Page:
My own personal hell: Costco on a weekend

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“We should pick up a few things from Costco,” my girlfriend says to me on a Saturday morning, and I just stare at her, as the tears well up and I think this request is inhuman and fighting the crush of humanity trying to buy THE LARGEST BUNCH OF BANANAS IN THE CITY will destroy me emotionally.

My silence and slow-changing facial expression is met with a scoff from her. This elicits an absurd and meandering diatribe from me about “weekends,” and “sweatiness,” and “the cat doesn’t poop enough to require that many gallons of kitty litter,” and “why do you hate me, you’re supposed to love me?!”

Her eyes roll, mostly because the cadence of my yelling implies the use of the interrobang, a seldom-used punctuation mark. But also because I’m clearly being a big baby about it all.

We have this discussion probably once a month, when she thinks enough distance has passed from the last time we argued about the same thing. Weekdays are tricky — we both tend to pour ourselves into work, and so getting out to “large-format retailers” during the week can be dicey.

When it comes to a place like Costco, I have a get-in-get-out mentality. We should go there when we know there’s something we need a lot of. What we shouldn’t do is stroll casually down the aisles and ask ourselves if we really need 16 litres of Prego. Because we really, really don’t, and asking ourselves whether or not we do whenever we enter into a Costco is a fruitless and traumatic experience. Fruitless meaning pointless, and traumatic meaning even thinking of cooking and consuming that much pasta conjures images of the “gluttony” sin from the movie Se7en.

If I want or need science-defying quantities of pasta sauce, I’ll go to Costco, find the pasta sauce aisle, pay, and get the fuck out. I don’t want to peruse cases of baby food or think about whether we need to buy a 24-pack of refillable lint-rollers. Strolling through Costco isn’t like window-shopping on Whyte avenue (which, by the way, is entirely more pleasant on weekends because of the crush of humanity, not in spite of it). It’s more like standing in the middle of Piccadilly Circus during the Battle of Britain: disturbing and deadly.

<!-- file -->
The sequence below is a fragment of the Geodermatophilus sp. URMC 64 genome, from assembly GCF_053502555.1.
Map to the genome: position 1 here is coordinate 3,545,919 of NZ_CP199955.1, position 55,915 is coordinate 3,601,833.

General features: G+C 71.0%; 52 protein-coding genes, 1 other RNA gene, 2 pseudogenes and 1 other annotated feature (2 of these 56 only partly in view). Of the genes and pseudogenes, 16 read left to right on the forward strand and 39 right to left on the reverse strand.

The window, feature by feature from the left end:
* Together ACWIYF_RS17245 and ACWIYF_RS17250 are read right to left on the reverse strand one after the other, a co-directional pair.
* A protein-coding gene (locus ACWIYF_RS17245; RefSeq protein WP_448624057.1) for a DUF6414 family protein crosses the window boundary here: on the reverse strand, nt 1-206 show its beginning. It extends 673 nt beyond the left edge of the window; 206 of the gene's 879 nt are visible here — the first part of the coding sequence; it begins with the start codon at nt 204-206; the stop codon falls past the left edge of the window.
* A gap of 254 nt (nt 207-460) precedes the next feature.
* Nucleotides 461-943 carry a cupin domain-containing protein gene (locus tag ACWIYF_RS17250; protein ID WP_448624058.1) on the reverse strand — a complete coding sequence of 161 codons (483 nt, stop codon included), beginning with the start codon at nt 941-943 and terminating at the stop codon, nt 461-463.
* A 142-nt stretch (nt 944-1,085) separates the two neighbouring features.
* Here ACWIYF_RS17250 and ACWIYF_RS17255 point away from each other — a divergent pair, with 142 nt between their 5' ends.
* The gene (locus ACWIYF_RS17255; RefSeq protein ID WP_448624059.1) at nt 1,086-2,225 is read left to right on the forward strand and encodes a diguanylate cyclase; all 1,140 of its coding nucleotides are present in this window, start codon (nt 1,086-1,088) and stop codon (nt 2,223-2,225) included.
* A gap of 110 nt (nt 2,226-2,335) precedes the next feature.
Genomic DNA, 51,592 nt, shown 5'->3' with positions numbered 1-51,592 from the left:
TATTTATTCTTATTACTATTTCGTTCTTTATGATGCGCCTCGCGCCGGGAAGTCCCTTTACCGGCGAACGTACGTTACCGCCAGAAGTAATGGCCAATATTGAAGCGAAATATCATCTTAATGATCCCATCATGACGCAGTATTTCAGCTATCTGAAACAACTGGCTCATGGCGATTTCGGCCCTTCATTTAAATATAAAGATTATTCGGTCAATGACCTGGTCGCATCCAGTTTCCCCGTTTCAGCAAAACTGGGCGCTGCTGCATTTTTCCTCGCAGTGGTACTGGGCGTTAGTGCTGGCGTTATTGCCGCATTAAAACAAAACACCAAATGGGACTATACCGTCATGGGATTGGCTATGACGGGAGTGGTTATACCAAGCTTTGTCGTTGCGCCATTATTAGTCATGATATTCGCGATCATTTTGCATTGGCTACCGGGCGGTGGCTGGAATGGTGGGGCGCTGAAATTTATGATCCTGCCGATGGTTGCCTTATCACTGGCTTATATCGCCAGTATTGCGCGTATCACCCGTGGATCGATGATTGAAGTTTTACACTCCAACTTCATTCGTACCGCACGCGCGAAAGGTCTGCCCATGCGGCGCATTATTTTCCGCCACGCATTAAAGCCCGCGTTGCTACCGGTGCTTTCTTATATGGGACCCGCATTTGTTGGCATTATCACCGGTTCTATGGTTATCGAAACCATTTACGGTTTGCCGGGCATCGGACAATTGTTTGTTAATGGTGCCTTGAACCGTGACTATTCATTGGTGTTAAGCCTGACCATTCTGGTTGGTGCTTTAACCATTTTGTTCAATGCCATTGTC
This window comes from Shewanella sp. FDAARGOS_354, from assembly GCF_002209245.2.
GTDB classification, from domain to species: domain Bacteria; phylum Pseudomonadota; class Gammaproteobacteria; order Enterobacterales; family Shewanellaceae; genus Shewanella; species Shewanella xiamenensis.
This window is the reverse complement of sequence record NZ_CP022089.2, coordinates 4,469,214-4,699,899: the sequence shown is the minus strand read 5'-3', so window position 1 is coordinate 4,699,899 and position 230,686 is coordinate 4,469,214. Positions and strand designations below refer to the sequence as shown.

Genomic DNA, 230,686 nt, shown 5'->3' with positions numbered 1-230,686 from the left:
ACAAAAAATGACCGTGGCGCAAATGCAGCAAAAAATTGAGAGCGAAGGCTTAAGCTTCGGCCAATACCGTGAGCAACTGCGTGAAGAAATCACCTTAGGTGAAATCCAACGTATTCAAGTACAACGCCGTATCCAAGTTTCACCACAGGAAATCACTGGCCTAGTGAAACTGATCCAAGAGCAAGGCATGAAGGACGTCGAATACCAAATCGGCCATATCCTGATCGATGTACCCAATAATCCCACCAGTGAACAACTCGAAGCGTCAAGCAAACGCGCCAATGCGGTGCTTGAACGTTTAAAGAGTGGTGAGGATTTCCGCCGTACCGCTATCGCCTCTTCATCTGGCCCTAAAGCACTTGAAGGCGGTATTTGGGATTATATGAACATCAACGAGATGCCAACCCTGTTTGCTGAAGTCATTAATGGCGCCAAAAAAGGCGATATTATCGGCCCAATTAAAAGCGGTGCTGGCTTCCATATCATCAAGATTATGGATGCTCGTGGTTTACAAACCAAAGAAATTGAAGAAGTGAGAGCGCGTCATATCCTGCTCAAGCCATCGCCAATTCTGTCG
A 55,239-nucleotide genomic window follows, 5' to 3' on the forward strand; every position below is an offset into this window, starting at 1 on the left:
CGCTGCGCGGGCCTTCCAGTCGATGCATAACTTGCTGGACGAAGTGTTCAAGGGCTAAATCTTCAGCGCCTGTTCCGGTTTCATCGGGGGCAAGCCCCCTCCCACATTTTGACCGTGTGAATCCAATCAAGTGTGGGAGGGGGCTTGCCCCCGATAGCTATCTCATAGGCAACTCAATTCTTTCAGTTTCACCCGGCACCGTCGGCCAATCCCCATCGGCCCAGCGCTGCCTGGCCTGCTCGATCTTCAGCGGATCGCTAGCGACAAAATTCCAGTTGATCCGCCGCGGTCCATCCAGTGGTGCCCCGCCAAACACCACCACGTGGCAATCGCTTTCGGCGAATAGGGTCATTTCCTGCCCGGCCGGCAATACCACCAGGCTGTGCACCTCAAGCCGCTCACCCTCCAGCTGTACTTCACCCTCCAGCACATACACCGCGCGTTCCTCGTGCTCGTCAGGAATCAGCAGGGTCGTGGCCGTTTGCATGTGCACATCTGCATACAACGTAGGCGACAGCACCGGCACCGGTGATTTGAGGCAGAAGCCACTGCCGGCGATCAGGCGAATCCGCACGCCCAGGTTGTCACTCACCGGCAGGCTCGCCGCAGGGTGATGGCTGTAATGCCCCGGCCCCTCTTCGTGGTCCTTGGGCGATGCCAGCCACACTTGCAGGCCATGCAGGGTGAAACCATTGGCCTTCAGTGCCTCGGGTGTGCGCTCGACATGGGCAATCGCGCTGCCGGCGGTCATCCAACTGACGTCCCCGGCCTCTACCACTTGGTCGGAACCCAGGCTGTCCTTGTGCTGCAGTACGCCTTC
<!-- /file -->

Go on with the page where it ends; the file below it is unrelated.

And yet I know this discussion will be had again. A period of time will elapse to the point where it feels like this issue needs to be revisited, even though it does not. And I know, in spite of my protests, I will give in perhaps a couple of times a year. Because love is compromise. And love is also metric fuck-ton of Glade plugins that will dry up before they can be used.

Pictured above: me, refusing to go to Costco under any circumstances.

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14 Responses to “My own personal hell: Costco on a weekend”

  1. Iris
    May 16, 2012 at 3:30 pm #

    Interrobang – awesome. I’m going to start using it and see if my grammar-obsessed bosses know what it is.

    Also, Costco on the weekend is my personal hell too. Thankfully my bf is off on Mondays and can do the bulk buying without me.

  2. Jen Banks
    May 16, 2012 at 3:47 pm #

    I love Costco. Seriously.

    My daughter and I like going at opening on Saturday mornings. She loves the samples and will eat every single one of them.

    I’ve managed to get it down to an art. I bring a list and am in and out (including sharing chicken fingers and fries for lunch) in an hour.